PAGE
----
First Purple Milkweed
Today the first Purple Milkweed opened in my nursery patch. Celebration and fireworks! I'm giddy like with first love to see this flower in bloom again.
Each mature plant has several umbels of blossoms. (An umbel is a cluster of flowers that radiate out from one point, each on its own little stem.)
The flower heads are green in bud. Then they run through a parade of colors, turning pink and getting more saturated as they mature into a burst of color.
I can just stand and stare at these blossoms and forget the rest of the world.
Long road to love
I longed for Purple Milkweeds before I ever saw one in real life. Seeds were hard to come by. Most sources were out of stock. The few seed sources I found on the Internet were from states far away from my Iowa home. Some were in China, and I didn't know what those plants might actually be. So I waited for a local source to appear.
At last, and to my astonishment, in 2016 I found a little stand of three Purple Milkweeds, growing wild on my own land. The flowers weren't open yet. It was just buds, and at first I wasn't sure what they were. It seemed to take forever for the blossoms to open. When at last they did, I knew them to be Purple Milkweed. Yay!
The plants made only a few pods. I collected one and grew out its seeds. The resulting plants now have a piece of a row to themselves in what used to be entirely a vegetable garden. (See the seeds section of my birdwatching website.)
Making more milkweeds
Milkweeds are the most particular of flowers. To form pods and seeds, a flower must be pollinated.
However, milkweed pollination is such a difficult and iffy process that I'm amazed the plants can reproduce at all. An insect (likely a bee, butterfly, or wasp) must accidentally get a foot caught down inside a blossom. It struggles for a while. When it pulls free, the foot comes out with a packet of pollen attached. (The bee in the photo is Anthophora abrupta, one of the Miner Bees.)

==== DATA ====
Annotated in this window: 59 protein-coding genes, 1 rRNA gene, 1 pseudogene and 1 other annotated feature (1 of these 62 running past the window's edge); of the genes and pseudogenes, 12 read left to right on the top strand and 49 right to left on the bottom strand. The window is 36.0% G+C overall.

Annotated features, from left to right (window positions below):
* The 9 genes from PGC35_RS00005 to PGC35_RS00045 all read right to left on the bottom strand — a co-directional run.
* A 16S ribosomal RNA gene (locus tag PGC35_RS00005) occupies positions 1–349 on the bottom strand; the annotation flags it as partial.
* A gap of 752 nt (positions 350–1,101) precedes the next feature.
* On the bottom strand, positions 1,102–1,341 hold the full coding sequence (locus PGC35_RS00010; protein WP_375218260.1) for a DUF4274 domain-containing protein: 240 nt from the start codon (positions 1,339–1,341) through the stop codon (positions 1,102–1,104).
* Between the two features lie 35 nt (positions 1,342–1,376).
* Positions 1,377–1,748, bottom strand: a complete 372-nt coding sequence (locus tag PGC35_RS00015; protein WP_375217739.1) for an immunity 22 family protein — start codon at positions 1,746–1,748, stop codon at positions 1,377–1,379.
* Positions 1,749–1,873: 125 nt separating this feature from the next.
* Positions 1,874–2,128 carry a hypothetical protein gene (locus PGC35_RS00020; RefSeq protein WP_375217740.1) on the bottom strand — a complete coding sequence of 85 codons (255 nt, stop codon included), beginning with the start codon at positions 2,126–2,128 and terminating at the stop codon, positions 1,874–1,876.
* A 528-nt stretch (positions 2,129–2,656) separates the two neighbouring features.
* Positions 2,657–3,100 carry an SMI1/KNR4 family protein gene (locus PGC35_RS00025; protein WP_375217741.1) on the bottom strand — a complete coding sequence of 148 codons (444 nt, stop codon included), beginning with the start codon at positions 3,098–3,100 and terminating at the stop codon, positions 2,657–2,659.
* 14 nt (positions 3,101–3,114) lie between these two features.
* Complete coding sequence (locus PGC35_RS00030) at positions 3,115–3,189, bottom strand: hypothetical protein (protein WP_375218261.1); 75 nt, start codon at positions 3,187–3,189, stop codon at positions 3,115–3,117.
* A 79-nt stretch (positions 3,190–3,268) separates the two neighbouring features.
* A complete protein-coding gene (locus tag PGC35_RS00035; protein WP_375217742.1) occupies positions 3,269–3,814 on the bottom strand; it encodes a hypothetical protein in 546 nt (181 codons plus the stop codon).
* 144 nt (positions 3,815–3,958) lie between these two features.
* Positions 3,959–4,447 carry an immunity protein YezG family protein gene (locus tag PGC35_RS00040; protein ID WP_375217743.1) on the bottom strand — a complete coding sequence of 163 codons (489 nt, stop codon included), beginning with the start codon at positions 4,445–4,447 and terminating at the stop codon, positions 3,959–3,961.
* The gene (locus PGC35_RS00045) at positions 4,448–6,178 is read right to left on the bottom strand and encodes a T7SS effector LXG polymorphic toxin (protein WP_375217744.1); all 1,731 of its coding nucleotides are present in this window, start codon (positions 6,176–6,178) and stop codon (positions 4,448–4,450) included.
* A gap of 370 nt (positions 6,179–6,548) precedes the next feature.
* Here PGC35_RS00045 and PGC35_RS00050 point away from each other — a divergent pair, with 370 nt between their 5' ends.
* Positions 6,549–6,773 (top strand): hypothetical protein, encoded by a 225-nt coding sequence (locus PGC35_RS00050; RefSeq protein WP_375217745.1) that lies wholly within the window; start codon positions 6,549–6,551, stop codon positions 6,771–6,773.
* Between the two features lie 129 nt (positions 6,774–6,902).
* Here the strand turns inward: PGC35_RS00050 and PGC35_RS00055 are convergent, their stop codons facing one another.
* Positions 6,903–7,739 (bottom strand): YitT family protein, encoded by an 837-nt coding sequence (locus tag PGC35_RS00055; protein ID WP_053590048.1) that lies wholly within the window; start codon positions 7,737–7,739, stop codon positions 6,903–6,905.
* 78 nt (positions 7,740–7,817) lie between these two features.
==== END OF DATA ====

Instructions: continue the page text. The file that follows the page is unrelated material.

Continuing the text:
Then the insect must experience a second, similar mishap, losing its foot in a different blossom. This time it may leave the pollen packet behind, and thus the second flower will then be pollinated.
The catch is that the second flower cannot be on the same plant as the first. Milkweeds can be pollinated only by the genetic material of a different individual. If the insect deposits the pollen in a different flower but on the same plant, no pollination will occur. And of course if the insect loses the pollen on a different species of plant, again there will be no pollination. In the photo below you can see the pollinia, double sac of pollen that the bee accidentally has pulled out of a blossom when its foot got stuck.
There may be three or four umbels of flowers on one milkweed plant. And in that cluster blossoms there may be dozens of flowers. And each one could theoretically produce a pod containing dozens of seeds.
However, this seldom, if ever, happens. And it virtually never happens extremely in Purple Milkweed. This species is shy to reproduce.
In real life, a Purple Milkweed is likely to make only one or two pods, and very likely none at all. I think the most I've ever found on a single plant was four pods. Of all the milkweeds I've grown, Purple Milkweed has been the least prolific producer of seeds
This, by the way, is why it's hard to find Purple Milkweed seeds, and they tend to be expensive.
Range of Purple Milkweed
The map from BONAP shows the native range of Purple Milkweed.
The light green color shows counties where it is found growing wild. (Never mind the dark green. It means only that the species is found somewhere in the state.) This map was produced by The Biota of North America Program (BONAP).mapAsclepias purpurascens
Names of the milkweed
Full common name:
— Diane Porter, Fairfield, Iowa, June 9, 2022
See more of Diane's blogposts about plants